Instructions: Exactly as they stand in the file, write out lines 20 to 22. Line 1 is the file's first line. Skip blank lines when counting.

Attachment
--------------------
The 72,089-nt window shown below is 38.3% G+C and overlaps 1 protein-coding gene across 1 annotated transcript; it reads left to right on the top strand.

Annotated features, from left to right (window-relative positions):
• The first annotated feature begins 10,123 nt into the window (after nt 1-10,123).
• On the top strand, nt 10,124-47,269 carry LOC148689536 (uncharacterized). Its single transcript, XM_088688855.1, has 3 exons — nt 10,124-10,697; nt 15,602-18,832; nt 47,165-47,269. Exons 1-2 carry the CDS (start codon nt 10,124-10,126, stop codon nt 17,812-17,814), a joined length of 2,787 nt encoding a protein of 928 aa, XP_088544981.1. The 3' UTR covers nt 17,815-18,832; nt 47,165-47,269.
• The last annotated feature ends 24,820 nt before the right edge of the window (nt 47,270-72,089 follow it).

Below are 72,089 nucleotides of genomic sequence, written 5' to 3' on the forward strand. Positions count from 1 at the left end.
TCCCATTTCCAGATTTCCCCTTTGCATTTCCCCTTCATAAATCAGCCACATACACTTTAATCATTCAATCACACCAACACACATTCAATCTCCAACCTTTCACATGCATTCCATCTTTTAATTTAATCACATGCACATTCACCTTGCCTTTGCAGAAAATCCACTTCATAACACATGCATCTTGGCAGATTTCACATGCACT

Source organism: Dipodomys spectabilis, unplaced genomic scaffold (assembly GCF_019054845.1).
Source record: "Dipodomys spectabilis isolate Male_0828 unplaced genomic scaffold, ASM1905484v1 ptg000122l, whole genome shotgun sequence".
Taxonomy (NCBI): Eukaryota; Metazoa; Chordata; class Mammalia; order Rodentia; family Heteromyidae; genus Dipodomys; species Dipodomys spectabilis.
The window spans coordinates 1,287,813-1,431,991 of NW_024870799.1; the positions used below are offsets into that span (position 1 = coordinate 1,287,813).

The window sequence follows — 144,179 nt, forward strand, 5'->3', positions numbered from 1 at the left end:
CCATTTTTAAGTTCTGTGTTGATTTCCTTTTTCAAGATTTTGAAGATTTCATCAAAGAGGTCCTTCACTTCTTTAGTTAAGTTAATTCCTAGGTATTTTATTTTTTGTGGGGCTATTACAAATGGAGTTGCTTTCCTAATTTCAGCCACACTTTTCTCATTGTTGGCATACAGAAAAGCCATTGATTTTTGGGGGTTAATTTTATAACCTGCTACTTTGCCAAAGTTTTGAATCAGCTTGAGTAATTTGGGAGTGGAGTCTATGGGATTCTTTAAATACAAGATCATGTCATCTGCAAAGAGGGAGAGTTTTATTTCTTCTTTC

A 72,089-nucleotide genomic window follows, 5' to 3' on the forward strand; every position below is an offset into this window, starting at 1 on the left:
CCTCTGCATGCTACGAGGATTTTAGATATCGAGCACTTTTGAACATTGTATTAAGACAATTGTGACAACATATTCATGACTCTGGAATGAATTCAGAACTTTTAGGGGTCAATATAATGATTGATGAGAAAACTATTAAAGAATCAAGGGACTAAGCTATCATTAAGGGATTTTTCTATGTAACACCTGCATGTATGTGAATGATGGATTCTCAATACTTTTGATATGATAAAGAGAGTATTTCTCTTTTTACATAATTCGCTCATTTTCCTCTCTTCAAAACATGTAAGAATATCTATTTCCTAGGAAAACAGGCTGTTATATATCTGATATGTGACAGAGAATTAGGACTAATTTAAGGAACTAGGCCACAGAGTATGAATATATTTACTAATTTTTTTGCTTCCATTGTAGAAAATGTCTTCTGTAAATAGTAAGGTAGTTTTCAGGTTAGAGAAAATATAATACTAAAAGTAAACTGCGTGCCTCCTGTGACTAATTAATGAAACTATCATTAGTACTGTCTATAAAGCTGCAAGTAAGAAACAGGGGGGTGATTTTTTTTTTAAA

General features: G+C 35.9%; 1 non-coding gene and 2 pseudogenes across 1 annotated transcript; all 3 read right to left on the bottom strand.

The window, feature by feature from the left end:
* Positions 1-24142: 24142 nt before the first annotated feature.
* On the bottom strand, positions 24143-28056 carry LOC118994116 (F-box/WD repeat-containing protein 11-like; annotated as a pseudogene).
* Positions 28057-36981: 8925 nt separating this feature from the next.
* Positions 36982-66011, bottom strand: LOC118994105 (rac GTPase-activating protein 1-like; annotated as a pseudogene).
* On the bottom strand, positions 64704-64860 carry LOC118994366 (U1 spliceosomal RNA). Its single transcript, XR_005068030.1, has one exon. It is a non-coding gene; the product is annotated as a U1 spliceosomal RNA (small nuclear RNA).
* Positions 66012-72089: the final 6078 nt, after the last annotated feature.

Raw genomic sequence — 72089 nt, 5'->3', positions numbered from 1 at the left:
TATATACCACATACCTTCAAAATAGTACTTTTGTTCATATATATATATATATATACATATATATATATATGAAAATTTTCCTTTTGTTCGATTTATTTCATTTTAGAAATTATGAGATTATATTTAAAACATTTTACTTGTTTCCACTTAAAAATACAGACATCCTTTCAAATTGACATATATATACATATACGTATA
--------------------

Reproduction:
* Positions 28057-36981: 8925 nt separating this feature from the next.
* Positions 36982-66011, bottom strand: LOC118994105 (rac GTPase-activating protein 1-like; annotated as a pseudogene).
* On the bottom strand, positions 64704-64860 carry LOC118994366 (U1 spliceosomal RNA). Its single transcript, XR_005068030.1, has one exon. It is a non-coding gene; the product is annotated as a U1 spliceosomal RNA (small nuclear RNA).